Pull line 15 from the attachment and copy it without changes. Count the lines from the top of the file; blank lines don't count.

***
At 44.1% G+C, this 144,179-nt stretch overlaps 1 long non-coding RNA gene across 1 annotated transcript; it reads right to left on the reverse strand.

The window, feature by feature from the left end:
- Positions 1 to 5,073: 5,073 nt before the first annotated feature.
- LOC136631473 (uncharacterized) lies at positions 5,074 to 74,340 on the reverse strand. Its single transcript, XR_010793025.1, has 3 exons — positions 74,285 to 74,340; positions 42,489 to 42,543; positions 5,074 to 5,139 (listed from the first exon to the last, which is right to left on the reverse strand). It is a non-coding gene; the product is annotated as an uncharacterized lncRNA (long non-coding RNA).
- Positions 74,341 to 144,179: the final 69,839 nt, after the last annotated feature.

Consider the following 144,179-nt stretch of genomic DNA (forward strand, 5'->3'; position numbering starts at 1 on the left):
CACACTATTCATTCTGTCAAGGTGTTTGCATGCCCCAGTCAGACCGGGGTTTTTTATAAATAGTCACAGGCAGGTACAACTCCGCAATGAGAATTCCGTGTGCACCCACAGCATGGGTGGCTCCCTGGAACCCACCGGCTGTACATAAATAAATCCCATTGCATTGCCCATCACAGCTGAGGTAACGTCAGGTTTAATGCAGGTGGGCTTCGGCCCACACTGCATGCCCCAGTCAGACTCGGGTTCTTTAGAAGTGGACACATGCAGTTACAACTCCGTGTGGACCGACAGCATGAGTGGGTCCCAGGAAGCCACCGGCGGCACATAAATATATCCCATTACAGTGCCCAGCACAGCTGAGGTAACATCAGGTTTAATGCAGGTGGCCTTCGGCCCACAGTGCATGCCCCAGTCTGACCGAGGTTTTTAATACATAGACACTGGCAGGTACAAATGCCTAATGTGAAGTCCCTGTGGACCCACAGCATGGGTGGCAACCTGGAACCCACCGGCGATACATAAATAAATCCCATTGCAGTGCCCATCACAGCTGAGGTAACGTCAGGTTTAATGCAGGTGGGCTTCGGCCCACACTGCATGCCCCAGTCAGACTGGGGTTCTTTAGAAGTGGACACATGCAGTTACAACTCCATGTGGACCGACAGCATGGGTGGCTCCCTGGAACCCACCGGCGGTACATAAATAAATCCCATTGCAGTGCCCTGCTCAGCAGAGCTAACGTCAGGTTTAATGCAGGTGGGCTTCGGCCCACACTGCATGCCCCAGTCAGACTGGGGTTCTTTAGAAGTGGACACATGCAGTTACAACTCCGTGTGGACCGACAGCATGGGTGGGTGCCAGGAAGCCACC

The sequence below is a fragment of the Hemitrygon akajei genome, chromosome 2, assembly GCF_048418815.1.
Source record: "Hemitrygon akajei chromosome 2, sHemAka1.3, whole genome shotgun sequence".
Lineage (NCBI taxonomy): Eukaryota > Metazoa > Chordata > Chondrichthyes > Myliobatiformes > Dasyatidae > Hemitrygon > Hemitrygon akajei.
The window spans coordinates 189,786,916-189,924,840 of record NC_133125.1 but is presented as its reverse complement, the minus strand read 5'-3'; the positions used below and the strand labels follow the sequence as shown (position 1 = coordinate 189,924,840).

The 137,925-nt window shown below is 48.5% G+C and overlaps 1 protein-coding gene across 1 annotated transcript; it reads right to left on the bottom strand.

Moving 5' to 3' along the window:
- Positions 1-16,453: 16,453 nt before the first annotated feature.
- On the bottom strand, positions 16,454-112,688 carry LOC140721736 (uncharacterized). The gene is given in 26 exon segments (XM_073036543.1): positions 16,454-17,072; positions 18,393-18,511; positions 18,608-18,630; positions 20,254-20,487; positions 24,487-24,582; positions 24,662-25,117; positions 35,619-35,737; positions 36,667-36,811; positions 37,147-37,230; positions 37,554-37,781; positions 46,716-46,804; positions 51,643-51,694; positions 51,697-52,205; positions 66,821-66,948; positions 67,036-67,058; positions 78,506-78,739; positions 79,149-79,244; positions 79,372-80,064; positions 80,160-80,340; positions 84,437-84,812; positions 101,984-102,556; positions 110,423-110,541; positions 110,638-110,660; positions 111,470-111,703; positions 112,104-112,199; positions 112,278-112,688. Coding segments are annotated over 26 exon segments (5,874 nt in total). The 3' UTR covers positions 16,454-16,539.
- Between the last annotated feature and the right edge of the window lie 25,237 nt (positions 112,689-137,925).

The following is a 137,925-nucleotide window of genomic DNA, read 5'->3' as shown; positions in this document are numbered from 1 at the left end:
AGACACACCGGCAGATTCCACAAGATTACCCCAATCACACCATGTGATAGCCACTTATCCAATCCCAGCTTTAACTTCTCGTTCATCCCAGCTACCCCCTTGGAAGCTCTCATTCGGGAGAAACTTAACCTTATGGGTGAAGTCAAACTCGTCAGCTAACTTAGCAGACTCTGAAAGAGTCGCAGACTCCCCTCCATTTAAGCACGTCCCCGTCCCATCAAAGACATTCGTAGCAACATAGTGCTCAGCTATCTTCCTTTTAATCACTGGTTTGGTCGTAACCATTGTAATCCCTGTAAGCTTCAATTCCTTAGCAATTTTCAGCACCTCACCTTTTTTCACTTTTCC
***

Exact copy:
- On the bottom strand, positions 16,454-112,688 carry LOC140721736 (uncharacterized). The gene is given in 26 exon segments (XM_073036543.1): positions 16,454-17,072; positions 18,393-18,511; positions 18,608-18,630; positions 20,254-20,487; positions 24,487-24,582; positions 24,662-25,117; positions 35,619-35,737; positions 36,667-36,811; positions 37,147-37,230; positions 37,554-37,781; positions 46,716-46,804; positions 51,643-51,694; positions 51,697-52,205; positions 66,821-66,948; positions 67,036-67,058; positions 78,506-78,739; positions 79,149-79,244; positions 79,372-80,064; positions 80,160-80,340; positions 84,437-84,812; positions 101,984-102,556; positions 110,423-110,541; positions 110,638-110,660; positions 111,470-111,703; positions 112,104-112,199; positions 112,278-112,688. Coding segments are annotated over 26 exon segments (5,874 nt in total). The 3' UTR covers positions 16,454-16,539.